“Nothing ever becomes real 'til it is experienced.”
― John Keats
You can imagine my excitement, as I boarded a plane for Geneva, Switzerland (home to the World Health Organization) this past spring, only two days after graduating from Duke’s Fuqua School of Business.
As a business student, I had worked with social entrepreneurs and global health projects in Rwanda, India and Ecuador. In these roles, I encountered many international NGOs and their easily identified white, 4X4 vehicles. Previously, as a pediatric nurse, I had looked to the same organizations for advice and guidelines on particular health topics. Nonetheless, my understanding of these large organization’s function and purpose was limited. As I looked to create a career in Global Health, I felt I needed a more comprehensive understanding of global health policy. So, while the rest of my classmates enjoyed post-graduation celebrations, I happily journeyed to Geneva.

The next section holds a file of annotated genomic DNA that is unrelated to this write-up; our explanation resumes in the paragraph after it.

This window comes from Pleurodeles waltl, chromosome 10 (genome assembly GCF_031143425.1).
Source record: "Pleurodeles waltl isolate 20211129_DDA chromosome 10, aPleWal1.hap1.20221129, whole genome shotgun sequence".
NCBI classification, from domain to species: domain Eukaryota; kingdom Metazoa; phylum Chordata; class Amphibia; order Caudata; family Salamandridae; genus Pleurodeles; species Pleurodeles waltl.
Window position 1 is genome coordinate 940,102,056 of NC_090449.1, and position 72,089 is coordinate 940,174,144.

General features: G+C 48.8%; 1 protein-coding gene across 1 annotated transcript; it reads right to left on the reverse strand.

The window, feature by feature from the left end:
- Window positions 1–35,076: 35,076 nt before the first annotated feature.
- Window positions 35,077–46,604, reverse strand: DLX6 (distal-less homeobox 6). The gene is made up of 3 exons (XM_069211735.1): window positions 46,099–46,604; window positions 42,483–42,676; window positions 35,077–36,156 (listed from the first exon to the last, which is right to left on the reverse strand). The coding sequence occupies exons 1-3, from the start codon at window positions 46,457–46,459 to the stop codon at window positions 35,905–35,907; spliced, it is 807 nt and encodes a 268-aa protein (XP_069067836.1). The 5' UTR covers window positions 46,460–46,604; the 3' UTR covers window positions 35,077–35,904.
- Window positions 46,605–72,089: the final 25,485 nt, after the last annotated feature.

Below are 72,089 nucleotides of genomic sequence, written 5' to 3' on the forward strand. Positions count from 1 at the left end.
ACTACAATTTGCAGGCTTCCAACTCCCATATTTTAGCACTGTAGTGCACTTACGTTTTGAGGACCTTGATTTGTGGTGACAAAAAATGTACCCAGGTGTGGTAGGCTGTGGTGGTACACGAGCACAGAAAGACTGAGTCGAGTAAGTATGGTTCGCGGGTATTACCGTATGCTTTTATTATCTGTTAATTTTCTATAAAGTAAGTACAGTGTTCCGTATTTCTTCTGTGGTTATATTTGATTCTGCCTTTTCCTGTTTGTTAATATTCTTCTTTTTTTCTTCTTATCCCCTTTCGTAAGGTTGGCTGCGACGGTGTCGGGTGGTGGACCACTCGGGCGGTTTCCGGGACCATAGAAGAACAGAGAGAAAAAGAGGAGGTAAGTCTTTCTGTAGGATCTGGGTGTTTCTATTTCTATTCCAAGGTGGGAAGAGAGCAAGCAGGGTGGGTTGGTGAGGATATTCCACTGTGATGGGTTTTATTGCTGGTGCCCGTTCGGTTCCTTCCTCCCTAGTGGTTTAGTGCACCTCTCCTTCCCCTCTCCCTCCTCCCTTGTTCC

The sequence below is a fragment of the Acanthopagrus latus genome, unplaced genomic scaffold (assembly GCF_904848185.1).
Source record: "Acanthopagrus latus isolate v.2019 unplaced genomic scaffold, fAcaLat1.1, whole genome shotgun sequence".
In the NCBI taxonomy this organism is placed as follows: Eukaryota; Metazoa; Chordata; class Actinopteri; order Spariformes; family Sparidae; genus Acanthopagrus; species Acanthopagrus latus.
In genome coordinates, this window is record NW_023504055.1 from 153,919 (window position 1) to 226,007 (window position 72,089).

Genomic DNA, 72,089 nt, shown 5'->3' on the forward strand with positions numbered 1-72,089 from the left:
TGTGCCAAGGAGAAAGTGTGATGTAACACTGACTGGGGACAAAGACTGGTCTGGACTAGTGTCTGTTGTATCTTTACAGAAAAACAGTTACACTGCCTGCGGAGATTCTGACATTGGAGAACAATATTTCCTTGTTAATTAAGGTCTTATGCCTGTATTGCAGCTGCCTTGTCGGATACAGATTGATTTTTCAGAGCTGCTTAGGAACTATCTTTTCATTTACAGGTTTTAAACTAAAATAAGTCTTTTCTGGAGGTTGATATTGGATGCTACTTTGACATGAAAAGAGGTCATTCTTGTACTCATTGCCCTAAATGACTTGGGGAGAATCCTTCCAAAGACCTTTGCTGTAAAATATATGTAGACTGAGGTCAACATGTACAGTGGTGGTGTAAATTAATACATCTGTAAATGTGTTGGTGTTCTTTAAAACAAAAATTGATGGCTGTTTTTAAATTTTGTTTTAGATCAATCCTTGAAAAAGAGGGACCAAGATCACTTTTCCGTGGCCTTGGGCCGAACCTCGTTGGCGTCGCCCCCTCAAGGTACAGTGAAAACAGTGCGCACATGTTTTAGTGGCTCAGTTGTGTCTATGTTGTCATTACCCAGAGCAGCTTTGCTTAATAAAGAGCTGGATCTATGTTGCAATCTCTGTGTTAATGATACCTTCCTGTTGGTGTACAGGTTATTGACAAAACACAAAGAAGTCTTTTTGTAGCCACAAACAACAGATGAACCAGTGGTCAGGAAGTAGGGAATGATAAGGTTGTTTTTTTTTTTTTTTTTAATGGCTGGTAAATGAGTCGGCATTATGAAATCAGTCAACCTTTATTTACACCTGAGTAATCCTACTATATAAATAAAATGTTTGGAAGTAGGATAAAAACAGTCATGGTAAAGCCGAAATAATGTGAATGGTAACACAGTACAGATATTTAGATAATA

I arrived two days before the annual World Health Assembly (WHA) conference during which delegates from every country descend on Geneva to set the WHO’s work agenda for the upcoming year – and, hopefully, follow these mandates with financial donations to cover their cost.
The WHA was an eye-opening experience in diplomacy, negotiation and international relations. Each resolution requires unanimous approval - approval that is usually preceded by long discussions to ensure accurate wording, integrity to political aims, and equity in delivery. The output creates a framework to guide the Secretariat (i.e. WHO employees), ministries of health, and other public health organizations.
For one (very) full week, the 22 Duke Global Health Fellows attended classes arranged by Sanford Professor Anthony So.
international crisis scenario
Networking in Geneva:
“Don't cry because it's over, smile because it happened.”
― Dr. Seuss